The right to vote is perhaps the most fundamentally necessary aspect of American society. Voting is how we choose our leaders and how we make our voices heard. It is how we ensure that our government enacts policies that improve life for all of us, rather than a select few. I take the right to vote very seriously and am committed to promoting policies and legislation that will ensure this right is maintained for all Georgians.

Voter registration for Georgia citizens should be automatic upon turning eighteen. Voter registration should be automatically updated every time a Georgia citizen gets or renews their driver’s license. I will propose a bill that will enable automatic voter registration at these points and others to ensure that all Georgians who are eligible to vote are able to vote.

We must also reform the ways we remove registrations. Far too often, voters are removed from voter rolls incorrectly. The most common reason is due to voter inactivity – if you haven’t voted in a certain number of consecutive elections, your registration is purged. We need to reform this process to ensure that voters are only removed due to death, moving out of state, or loss of the right to vote due to felony conviction. Furthermore we must ensure that once felons complete their sentences in full and have their rights restored, their voter registration must be reinstated as well.

Finally we must reform the way we vote. In the wake of the 2017 special election for State Senate District 6, Republican State Senator Josh McKoon started pushing for special elections to require partisan primaries. The reason for this was that the Georgia Republican Party lost the District 6 seat when two Democrats earned the top spots in the initial election, resulting in a runoff between two Democrats. McKoon’s response was a vengeful, blatantly partisan attack on our electoral integrity. However, he was opposed by Representative Buzz Brockway, a Republican from Lawrenceville, who instead proposed something called “preferential voting”. This system would allow voters to rank all the candidates in order of preference – if your first choice does not receive enough votes to compete against other candidates, your vote is given to your second choice, and then your third, and so on. This has several benefits:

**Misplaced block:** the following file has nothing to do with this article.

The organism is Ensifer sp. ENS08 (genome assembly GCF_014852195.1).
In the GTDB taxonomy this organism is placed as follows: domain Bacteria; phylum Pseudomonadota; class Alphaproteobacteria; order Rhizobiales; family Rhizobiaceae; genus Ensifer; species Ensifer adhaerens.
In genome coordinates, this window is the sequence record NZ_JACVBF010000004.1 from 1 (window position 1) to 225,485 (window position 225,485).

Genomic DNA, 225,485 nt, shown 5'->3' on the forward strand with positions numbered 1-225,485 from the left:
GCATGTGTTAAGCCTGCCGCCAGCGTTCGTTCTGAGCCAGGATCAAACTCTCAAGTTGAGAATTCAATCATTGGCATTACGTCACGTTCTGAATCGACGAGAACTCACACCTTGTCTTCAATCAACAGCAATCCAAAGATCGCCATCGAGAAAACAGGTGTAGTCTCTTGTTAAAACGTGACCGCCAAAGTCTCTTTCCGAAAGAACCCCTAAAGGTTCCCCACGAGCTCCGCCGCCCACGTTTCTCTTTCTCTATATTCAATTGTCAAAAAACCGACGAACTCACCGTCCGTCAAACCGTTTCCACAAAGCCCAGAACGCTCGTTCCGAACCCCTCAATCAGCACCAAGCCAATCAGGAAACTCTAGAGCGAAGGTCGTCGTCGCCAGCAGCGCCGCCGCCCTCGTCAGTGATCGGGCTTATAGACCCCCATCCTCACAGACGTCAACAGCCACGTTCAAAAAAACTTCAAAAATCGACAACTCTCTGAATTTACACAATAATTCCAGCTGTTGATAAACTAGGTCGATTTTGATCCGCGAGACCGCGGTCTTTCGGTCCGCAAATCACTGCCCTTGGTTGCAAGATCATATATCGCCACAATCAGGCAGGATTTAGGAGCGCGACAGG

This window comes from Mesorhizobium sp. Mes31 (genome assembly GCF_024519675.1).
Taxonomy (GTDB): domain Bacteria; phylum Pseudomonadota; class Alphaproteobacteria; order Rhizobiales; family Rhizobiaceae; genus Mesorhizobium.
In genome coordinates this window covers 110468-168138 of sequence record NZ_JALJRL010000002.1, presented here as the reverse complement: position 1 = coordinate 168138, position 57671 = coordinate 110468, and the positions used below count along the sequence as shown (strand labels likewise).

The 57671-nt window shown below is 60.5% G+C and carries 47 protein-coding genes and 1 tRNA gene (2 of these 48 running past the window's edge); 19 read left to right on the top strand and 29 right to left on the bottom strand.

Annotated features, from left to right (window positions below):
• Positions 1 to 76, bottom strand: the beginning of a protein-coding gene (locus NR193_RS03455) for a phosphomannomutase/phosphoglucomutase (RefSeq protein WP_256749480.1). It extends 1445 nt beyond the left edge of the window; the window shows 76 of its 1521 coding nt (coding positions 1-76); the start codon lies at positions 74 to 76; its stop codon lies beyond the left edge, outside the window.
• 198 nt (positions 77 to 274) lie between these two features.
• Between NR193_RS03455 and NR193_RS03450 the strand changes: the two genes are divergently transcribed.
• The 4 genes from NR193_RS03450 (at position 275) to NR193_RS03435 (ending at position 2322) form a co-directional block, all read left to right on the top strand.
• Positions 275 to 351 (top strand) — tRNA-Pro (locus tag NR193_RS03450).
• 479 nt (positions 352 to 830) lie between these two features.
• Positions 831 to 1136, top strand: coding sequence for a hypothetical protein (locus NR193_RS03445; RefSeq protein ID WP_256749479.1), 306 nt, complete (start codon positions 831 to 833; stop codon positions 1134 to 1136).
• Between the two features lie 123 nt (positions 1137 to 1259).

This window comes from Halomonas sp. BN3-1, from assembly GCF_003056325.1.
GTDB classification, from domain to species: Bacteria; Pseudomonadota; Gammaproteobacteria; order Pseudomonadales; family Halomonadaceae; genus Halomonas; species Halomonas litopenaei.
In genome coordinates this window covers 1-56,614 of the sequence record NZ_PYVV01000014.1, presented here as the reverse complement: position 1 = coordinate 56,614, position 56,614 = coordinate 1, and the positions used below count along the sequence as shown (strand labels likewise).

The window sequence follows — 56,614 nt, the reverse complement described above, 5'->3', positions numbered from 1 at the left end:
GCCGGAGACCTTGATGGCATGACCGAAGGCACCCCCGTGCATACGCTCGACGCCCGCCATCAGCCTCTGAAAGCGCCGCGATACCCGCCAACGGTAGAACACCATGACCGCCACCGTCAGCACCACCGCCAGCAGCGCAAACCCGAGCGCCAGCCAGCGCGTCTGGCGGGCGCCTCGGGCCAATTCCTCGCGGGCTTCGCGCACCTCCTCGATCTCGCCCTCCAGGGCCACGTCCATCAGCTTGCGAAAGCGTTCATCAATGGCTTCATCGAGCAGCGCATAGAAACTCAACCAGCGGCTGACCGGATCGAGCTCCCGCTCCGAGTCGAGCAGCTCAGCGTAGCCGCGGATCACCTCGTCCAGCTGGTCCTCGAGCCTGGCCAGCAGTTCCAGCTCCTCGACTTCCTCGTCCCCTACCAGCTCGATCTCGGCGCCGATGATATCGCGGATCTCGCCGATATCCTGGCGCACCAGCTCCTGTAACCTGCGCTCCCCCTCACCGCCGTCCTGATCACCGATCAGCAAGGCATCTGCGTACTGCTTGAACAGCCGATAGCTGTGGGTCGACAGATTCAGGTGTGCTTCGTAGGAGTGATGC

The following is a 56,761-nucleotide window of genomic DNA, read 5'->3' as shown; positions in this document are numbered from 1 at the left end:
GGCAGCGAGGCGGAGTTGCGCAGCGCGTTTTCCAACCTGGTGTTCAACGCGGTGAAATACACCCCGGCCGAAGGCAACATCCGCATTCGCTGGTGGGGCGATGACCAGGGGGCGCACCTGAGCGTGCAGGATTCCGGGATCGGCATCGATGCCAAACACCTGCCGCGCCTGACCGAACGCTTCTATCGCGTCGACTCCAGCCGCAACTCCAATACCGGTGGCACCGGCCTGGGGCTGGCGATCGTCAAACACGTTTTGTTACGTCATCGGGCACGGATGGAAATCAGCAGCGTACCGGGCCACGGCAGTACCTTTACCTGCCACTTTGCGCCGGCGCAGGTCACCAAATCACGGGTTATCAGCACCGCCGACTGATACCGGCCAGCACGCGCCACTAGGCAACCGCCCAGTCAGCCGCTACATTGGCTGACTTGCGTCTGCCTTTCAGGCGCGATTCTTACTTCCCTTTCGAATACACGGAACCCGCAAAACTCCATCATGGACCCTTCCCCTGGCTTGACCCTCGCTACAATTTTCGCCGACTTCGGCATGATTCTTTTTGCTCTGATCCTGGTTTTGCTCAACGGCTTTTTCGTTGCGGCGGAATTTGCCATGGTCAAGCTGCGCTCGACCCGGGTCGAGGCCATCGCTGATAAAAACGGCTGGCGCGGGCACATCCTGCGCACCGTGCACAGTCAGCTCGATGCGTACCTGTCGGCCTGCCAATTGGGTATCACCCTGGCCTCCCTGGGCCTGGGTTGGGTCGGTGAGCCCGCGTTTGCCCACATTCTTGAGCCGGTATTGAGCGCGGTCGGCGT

• Eliminates the need for runoff elections: as candidates are eliminated and votes are redistributed, a clear winner will always (except in the case of an exact tie) come through without the need for a runoff election. This will save the Board of Elections money.
  • Eliminates the “spoiler effect” and strengthens third parties: currently, many people vote either Democrat or Republican for no reason other than to stop “the other guys”. This is wrong. People should be allowed to vote their conscience without having to think strategically. Preferential voting allows them to choose the best candidate for their views first, while still saving the vote for “the safe bet” for second or third.
  • Requires upgrades to our electoral systems: Georgia’s electoral systems have been under intense scrutiny lately due to being outdated and severely unsecure. A switch to preferential voting would require new voting machines, new software, and new databases – and we can make all of these reliable and secure from the very start. Furthermore, we can ensure that all our votes have a tangible paper trail for verification purposes, thus reducing the potential for fraud through hacking. These new systems will cost money, but we will already be saving money by eliminating runoffs. Over time it will not only balance out, but it will become revenue-positive compared to the current system.

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